Something I really didn't appreciate in the comments from is this implied and sometimes explicitly stated notion that I am trying to mislead people on this channel. That is not at all my intention with the respect to this channel. The information I am trying to provide and "yeah if I do seem somewhat pessimistic at times, it is because that is kind of part and parcel with my job. As an Attorney, and in any kind of legal service, you have to kind of be looking at the worst case scenario or at least maintain it in the back of one's mind.” I thought it was interesting that when I was sort of for lack of better term accused of being misleading, that I kind of thought of folks who told me in comments, that I was somewhat insane for lack of a better term in presuming that the Income Affidavit would come to an end.  I remember comments, I specifically remember one on Facebook where someone told me: "Oh, they won't get rid of Income Affidavits," and within about six months or even less time I think actually, the Income Affidavit was revoked and that was no longer something that could be used. So, I am not trying to mislead anyone here. The fact is there are multiple different cases that are going on at any given time and you know to use a colloquialism from where I am from "there's a million ways to skin a cat" you know. Some Immigration Officers are going to make findings differently than others. It kind of comes with the territory of having this factually driven and discretionarily driven adjudication process with respect to immigration. You can just get some rather wild findings when dealing with the system. Another thing that was brought up by other commenters, quoting directly from this one commenter: "We have not read anything yet on Thai Visa about this." Well as commenters later pointed out: "Just because it is not on Thai Visa, does not necessarily mean that it is not anywhere."  Just because people don't post to Thai Visa, doesn't mean it didn't actually happen. 

The other thing is somebody else commented, "He never said all or most O cases."  That is correct. This happened a few times. I did say multiple. At the time I was kind of conflating a lot of the emails I got but yes I did see more than one case involving an O retiree; again both of them ended up over in Marriage status and I don’t exactly know why that finding was made but it simply was.  There was a final comment on there which basically was implying I had said something about TRICARE in the past with respect to Medical Insurance. It was implied in one of the comments that the fact that TRICARE  has yet to be officially designated as something that is accepted with respect to Medical Insurance states that I don't know what I am talking about, whatever you want to say. If you go back to my video specifically on TRICARE, I never said that I think it is going to be. I think it is possible. I do think that Immigration is probably, when they get around to it, these regulations have not been out that long. I am making this video in February of 2020. These regulations came down at the very end of October 2019. It takes a while to see how this stuff all shakes out. As I said in that prior video, the TRICARE issue I don't think they are particularly looking to get rid of TRICARE holders and recipients. At the same time we don't exactly know what they are doing with respect to the specifics on designated approve medical insurance. I think there could be a day in the future where revision happens with respect to this overall policy and they decide that TRICARE holders are eligible to extend without needing any further coverage. I think that is definitely a possibility for a variety of different reasons. I never said it was happening. I never said it was a foregone conclusion that it would happen. I simply said I thought it was possible and I think I think it is a good idea. I think it would be in line with overall policy and the reason for the policies being implemented, but I never said it was going to be brought in specifically.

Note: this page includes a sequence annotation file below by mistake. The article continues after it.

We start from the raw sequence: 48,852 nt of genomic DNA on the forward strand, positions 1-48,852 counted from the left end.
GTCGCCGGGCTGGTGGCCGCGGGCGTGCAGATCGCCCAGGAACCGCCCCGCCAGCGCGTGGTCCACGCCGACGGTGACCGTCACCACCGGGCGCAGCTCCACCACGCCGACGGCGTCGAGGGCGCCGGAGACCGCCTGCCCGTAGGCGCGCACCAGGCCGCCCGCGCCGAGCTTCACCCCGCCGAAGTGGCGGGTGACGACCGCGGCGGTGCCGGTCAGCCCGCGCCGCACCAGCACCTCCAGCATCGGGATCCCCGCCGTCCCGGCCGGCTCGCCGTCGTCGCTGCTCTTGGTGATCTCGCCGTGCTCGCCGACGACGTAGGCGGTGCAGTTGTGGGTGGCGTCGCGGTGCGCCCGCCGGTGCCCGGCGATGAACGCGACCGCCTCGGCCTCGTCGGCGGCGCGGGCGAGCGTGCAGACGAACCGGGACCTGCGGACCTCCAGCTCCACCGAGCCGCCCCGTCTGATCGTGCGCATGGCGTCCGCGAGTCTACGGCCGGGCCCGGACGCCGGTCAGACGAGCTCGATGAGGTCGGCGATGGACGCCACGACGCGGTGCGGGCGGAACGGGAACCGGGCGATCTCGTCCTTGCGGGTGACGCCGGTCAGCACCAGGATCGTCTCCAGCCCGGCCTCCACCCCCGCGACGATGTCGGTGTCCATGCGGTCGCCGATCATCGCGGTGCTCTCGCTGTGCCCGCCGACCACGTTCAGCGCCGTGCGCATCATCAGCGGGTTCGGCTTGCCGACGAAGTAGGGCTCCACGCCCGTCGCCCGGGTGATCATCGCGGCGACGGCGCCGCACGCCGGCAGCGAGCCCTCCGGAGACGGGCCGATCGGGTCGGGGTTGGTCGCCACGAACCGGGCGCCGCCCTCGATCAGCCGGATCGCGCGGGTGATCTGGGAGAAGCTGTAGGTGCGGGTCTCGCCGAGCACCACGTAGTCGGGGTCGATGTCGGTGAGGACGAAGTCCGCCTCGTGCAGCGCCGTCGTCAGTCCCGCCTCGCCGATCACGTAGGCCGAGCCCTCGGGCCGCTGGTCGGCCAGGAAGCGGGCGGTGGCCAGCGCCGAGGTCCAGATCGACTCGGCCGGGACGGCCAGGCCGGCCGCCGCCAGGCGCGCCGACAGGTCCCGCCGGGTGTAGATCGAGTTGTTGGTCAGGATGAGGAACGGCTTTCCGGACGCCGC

So the thing to take away from that is, I am not talking in absolutes here. I am simply talking in terms of what I think may be possible with respect to how this could evolve and I am trying where possible to provide some sort of foresight with respect to how this all might ultimately play out.

One final note, and I have noted it many times, in many commentaries, both on video and in writing, the designation between O - A and O is an internal one that I have found nowhere  outlined either at law or a specific regulation which creates a hard-and-fast distinction between these two labels. These are labels which are simply used internally by Thai Immigration, also the Ministry of Foreign Affairs. I don't believe it is overly prudent, in a very long term sense, to presume that for now and evermore there will always be this distinction between O vs. O-A category or I should say labeled visas. I don't think that that is going to be how this plays out in the march longer-term. Exactly when that changes I do not know but I think it is possible that at some point in the future someone will say "Look, we are going to consolidate those two labels. There is no point in this distinction because there really isn't one there. It all falls under the same category under the Immigration Act and we are going to treat them all the same”. Exactly when that happens I don't know. Exactly will that happen, I am not saying that it will but I think it is something to be aware of in the back of one's mind that it could happen at some point in the future.